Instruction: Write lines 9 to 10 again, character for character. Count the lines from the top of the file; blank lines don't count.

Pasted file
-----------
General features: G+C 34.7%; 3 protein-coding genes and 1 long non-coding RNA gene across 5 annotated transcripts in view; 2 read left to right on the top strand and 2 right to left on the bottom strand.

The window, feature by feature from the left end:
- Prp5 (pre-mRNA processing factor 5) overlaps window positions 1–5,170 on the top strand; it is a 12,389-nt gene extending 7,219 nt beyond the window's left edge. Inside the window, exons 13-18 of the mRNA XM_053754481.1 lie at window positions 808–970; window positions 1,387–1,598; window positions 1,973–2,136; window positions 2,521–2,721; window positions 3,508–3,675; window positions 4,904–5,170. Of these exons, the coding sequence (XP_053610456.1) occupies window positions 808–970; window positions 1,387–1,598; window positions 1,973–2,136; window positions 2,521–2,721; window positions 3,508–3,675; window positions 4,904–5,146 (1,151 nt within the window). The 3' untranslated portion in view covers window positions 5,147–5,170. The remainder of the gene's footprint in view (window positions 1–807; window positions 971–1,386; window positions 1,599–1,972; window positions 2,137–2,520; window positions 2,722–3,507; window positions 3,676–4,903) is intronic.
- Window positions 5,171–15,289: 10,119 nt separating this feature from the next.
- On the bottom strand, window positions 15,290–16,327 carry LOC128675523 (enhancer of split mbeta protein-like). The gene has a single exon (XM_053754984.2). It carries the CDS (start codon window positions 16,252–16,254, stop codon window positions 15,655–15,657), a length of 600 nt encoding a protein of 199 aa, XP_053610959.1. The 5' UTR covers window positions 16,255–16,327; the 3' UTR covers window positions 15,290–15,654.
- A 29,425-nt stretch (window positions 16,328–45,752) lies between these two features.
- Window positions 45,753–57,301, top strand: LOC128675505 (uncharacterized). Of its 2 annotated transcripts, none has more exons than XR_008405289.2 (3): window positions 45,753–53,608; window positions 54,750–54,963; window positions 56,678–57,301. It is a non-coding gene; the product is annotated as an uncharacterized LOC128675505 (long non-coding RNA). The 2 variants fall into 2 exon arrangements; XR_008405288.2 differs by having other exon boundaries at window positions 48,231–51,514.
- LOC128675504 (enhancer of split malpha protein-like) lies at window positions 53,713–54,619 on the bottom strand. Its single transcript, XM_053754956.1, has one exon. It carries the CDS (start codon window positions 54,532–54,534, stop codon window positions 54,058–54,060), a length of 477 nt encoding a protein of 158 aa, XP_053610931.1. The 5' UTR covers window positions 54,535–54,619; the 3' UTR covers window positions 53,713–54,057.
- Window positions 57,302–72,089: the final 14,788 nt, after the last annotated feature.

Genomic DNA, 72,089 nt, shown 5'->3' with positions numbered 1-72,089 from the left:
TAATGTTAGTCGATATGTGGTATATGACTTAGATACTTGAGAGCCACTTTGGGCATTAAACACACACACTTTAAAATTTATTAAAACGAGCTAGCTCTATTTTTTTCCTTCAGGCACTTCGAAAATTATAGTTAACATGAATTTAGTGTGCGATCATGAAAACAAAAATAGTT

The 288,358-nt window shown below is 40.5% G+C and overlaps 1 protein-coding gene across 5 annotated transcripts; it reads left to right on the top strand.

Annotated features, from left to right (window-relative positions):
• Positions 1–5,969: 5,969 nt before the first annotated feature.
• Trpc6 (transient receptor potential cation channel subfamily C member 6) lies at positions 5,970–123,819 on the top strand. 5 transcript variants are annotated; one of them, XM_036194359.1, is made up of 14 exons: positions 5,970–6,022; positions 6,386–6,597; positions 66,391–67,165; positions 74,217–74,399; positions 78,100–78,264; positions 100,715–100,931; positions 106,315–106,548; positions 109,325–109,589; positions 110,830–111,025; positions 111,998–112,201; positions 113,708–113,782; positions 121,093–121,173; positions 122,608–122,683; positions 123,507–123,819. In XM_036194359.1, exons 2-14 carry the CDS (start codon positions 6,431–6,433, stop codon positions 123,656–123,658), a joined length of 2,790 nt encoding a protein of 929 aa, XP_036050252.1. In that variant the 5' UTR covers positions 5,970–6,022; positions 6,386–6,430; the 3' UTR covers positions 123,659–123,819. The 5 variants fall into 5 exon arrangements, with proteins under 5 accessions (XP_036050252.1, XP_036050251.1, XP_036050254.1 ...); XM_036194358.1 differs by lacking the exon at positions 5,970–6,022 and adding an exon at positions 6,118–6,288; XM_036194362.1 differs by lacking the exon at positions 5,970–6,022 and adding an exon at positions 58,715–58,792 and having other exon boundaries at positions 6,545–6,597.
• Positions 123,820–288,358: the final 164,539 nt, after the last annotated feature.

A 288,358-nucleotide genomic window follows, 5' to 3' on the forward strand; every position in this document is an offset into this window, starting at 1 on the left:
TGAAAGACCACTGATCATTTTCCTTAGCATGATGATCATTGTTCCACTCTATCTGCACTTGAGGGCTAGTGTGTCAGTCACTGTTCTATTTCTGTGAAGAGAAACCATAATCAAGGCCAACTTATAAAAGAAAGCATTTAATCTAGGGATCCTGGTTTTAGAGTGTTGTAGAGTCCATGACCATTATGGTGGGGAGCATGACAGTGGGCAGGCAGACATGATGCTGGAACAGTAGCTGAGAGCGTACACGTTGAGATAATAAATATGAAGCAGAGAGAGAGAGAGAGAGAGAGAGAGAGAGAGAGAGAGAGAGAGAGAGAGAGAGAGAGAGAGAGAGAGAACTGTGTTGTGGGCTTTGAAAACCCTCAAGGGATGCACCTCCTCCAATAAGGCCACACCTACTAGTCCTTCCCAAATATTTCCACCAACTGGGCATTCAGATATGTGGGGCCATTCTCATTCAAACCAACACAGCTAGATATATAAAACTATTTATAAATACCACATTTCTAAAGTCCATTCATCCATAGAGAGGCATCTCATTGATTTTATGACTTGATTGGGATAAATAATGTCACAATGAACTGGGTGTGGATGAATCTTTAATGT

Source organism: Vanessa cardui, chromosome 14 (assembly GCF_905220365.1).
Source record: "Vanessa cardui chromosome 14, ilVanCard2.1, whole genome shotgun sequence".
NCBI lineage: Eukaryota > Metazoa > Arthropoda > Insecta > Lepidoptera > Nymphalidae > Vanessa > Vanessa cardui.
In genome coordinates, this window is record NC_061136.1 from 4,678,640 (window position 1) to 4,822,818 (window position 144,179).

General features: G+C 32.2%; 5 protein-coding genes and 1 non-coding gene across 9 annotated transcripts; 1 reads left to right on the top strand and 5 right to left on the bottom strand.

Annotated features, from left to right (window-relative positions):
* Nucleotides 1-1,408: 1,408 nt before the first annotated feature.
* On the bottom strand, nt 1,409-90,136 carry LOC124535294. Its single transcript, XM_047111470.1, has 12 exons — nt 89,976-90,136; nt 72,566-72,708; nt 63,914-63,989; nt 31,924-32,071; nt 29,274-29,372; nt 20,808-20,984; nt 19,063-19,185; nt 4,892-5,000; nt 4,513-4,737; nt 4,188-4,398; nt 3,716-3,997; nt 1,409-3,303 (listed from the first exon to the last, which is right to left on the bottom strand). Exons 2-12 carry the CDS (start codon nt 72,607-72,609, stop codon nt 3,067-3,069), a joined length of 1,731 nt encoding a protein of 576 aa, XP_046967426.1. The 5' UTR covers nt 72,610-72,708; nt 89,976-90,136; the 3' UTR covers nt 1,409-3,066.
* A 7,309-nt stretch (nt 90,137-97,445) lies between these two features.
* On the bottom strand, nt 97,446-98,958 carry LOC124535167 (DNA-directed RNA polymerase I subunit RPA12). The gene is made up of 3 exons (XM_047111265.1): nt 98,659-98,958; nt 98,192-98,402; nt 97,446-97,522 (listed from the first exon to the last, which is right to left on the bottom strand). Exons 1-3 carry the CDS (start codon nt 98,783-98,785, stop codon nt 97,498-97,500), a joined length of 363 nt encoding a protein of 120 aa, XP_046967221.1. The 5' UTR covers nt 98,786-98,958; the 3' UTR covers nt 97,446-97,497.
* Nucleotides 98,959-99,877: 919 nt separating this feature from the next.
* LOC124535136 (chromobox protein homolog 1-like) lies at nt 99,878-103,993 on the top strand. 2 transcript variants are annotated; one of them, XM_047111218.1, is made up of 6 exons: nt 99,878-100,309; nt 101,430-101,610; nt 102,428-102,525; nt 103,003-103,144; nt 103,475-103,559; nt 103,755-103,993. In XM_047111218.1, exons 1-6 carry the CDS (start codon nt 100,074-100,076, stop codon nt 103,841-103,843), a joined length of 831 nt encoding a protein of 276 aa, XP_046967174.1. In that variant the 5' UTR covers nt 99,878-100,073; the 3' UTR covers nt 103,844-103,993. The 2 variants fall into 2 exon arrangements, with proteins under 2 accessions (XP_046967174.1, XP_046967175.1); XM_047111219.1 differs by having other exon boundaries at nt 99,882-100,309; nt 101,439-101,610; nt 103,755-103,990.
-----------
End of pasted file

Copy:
- Window positions 57,302–72,089: the final 14,788 nt, after the last annotated feature.

Genomic DNA, 72,089 nt, shown 5'->3' with positions numbered 1-72,089 from the left: